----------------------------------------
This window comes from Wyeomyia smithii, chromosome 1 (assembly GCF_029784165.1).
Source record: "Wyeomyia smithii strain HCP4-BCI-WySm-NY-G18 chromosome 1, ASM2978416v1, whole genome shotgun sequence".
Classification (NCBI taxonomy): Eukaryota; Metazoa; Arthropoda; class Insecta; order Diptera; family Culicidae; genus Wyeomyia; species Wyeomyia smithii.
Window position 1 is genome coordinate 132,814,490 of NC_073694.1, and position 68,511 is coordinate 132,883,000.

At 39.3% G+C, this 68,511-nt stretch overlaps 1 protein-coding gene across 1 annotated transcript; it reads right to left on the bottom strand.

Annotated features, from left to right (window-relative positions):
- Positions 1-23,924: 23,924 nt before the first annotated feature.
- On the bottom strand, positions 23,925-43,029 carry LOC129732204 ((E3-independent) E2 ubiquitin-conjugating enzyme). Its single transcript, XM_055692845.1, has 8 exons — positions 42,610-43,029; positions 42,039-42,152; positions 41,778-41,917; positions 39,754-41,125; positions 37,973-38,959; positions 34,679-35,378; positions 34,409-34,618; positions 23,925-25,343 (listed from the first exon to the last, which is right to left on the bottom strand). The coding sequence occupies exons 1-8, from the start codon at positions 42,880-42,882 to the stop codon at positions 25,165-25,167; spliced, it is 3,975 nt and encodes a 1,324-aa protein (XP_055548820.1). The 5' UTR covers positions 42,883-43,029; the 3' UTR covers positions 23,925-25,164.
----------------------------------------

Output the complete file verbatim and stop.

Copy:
This window comes from Wyeomyia smithii, chromosome 1 (assembly GCF_029784165.1).
Source record: "Wyeomyia smithii strain HCP4-BCI-WySm-NY-G18 chromosome 1, ASM2978416v1, whole genome shotgun sequence".
Classification (NCBI taxonomy): Eukaryota; Metazoa; Arthropoda; class Insecta; order Diptera; family Culicidae; genus Wyeomyia; species Wyeomyia smithii.
Window position 1 is genome coordinate 132,814,490 of NC_073694.1, and position 68,511 is coordinate 132,883,000.

At 39.3% G+C, this 68,511-nt stretch overlaps 1 protein-coding gene across 1 annotated transcript; it reads right to left on the bottom strand.

Annotated features, from left to right (window-relative positions):
- Positions 1-23,924: 23,924 nt before the first annotated feature.
- On the bottom strand, positions 23,925-43,029 carry LOC129732204 ((E3-independent) E2 ubiquitin-conjugating enzyme). Its single transcript, XM_055692845.1, has 8 exons — positions 42,610-43,029; positions 42,039-42,152; positions 41,778-41,917; positions 39,754-41,125; positions 37,973-38,959; positions 34,679-35,378; positions 34,409-34,618; positions 23,925-25,343 (listed from the first exon to the last, which is right to left on the bottom strand). The coding sequence occupies exons 1-8, from the start codon at positions 42,880-42,882 to the stop codon at positions 25,165-25,167; spliced, it is 3,975 nt and encodes a 1,324-aa protein (XP_055548820.1). The 5' UTR covers positions 42,883-43,029; the 3' UTR covers positions 23,925-25,164.